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Gregory Palamas Defended the "Uncreated Light of God"

Palamas was a major theologian of the Greek Orthodox Church. Image by Lamprotes at Wikipedia.

NINE YEARS after the death of Gregory Palamas, a special council of the Eastern Orthodox Church declared him a saint. The council went further and named him “the greatest among the fathers of the church.” 

Gregory Palamas was born in 1292. Before the turn of the century, his mother died, but Palamas never forgot her. Some scholars think he transferred his adoration of her to the Virgin. His father was a senator and prepared Palamas for a high position in Constantinople, where the family was on good terms with the emperor, who had a great respect for learning. 

Fourteenth century Byzantium was crumbling before the advances of Islamic Turks and eroding internally from ceaseless squabbling. Perhaps it was these circumstances that led the twenty-year-old Palamas to abandon literature and political pursuits and to become a monk instead. A proponent of the ascetic life, he soon encouraged his siblings to do the same. 

At the famous monastery at Mt. Athos, Palamas learned the tradition of prayer known as hesychasm. This consisted of reciting over and over “Lord Jesus Christ, Son of God, have mercy upon me,” while ignoring the senses and controlling posture and breathing. Some of the monks claimed that praying in this way, they saw the uncreated light of God that had shone from Christ at the transfiguration.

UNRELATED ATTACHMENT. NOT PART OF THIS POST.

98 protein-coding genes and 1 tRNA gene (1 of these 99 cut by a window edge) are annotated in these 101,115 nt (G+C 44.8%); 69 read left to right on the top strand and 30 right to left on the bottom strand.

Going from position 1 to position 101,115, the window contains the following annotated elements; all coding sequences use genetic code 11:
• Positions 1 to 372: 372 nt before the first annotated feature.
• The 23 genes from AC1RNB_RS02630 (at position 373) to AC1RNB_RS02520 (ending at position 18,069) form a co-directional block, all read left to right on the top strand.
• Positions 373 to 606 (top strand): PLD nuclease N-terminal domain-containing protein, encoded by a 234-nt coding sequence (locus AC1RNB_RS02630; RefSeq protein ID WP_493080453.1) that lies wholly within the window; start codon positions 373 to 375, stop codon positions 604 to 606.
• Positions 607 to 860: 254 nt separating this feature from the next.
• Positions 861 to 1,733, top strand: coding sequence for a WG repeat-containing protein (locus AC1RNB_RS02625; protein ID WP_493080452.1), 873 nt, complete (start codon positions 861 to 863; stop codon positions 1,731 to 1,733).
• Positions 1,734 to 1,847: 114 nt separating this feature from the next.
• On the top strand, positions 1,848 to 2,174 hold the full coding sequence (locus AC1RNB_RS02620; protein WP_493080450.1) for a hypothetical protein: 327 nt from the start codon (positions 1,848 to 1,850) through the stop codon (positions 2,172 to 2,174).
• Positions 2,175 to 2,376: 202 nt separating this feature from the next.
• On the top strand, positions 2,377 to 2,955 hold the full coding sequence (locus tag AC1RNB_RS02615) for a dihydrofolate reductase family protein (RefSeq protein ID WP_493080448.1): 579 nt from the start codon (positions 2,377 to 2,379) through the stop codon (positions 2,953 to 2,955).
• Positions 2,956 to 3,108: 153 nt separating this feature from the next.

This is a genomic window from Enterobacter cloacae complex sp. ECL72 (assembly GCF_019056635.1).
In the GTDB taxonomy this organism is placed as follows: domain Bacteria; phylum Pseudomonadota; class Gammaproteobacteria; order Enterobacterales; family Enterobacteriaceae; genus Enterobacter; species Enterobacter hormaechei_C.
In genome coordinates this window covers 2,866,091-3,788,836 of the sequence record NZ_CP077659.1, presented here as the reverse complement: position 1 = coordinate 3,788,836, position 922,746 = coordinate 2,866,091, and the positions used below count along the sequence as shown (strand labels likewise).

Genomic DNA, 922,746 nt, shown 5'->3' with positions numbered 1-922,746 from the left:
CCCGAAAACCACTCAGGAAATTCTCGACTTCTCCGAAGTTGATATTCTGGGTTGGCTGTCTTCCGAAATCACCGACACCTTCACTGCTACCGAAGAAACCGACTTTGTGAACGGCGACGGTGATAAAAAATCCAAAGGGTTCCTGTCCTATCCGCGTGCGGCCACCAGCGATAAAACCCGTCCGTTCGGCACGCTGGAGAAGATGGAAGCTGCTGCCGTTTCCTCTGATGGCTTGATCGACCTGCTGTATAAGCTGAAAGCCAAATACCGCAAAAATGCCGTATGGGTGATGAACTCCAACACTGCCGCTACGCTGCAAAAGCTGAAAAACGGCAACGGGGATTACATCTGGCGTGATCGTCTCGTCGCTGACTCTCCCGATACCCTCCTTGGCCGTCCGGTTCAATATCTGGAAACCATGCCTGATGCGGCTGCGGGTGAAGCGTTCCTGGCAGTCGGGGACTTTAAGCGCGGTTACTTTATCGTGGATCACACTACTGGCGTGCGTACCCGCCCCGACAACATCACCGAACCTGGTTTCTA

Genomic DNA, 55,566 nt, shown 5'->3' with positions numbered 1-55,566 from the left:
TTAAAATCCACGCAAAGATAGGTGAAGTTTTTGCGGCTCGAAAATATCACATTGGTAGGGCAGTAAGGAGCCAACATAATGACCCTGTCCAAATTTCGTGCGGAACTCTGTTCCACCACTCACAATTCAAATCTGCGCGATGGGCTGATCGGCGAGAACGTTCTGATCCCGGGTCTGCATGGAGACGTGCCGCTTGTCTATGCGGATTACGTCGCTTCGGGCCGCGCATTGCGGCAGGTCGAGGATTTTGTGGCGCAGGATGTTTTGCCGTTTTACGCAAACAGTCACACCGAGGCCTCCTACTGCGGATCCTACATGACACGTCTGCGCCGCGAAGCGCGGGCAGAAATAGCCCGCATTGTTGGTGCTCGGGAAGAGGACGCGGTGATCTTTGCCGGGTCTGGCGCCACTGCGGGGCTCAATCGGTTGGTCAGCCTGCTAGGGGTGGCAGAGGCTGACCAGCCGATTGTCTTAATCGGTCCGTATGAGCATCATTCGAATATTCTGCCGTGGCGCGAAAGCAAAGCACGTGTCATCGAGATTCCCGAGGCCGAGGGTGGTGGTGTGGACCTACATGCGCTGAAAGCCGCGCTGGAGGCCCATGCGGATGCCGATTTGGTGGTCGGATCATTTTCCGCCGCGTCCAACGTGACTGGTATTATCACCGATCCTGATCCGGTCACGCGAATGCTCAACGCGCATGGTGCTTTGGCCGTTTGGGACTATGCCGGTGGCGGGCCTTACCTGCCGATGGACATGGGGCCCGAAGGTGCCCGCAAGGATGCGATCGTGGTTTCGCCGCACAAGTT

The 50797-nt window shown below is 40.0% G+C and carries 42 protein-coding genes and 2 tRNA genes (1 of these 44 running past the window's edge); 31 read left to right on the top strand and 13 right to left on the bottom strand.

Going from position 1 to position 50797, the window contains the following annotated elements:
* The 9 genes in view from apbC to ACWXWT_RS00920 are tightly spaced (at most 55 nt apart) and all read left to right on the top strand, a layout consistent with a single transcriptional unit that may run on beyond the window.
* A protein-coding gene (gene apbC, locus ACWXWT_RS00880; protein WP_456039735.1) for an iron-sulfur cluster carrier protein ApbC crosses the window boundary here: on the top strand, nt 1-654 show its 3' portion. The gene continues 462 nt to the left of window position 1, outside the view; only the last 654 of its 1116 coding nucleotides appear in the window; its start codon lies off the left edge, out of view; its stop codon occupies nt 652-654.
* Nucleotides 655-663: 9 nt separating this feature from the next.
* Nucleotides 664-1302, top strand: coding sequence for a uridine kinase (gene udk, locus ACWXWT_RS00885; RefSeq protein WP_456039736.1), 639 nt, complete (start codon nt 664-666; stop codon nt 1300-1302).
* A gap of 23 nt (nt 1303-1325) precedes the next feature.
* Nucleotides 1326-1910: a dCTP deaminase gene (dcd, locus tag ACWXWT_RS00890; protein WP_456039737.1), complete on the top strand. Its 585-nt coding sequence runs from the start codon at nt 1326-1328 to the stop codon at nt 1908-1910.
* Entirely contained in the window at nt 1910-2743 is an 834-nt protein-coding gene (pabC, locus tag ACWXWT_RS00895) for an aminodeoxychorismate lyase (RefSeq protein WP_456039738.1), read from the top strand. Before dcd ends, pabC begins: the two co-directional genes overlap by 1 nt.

A monk from the West took issue with this practice, claiming God is unknowable. Others argued that such an uncreated light would rival God, adding a member to the Trinity. The argument simmered for years. Palamas was even imprisoned over it. Matters came to a head on this day, 10 June 1341, when an Orthodox council met in Constantinople at the great church named Hagia Sophia (Holy Wisdom). It was a sweltering day, but the emperor attended in full regalia. He ordered that the matter be settled that day. The council upheld Palamas and criticized the teachings of Bernardo Barlaamo, the opposing monk.

 If the emphasis of Palamas’ theology was on the uncreated light of God, the emphasis of his devotion was on Mary. He described her in effusive terms as “worshipped and marveled at and hymned by all the faithful,” and declared: “She is the glory of those upon earth, the joy of celestial beings, the adornment of all creation. She is the beginning and the source and root of unutterable good things; she is the summit and consummation of everything holy.” 

Within a few years, the empire was in the throes of civil war, and active men rose against the emperor, whose resistance to the Turks was feeble. Palamas tried to bring about reconciliation. However, he was jailed by his opponents and later by the Ottoman Empire. Upon his final release, he was old and weary, and he died in 1359.

Dan Graves

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For an an in-depth look at the history and distinctive beliefs of the Orthodox Church watch The History of Orthodox Christianity

(The History of Orthodox Christianity can also be streamed at RedeemTV)

For more on Eastern Christianity read Christian History #54 Eastern Orthodoxy, then and now

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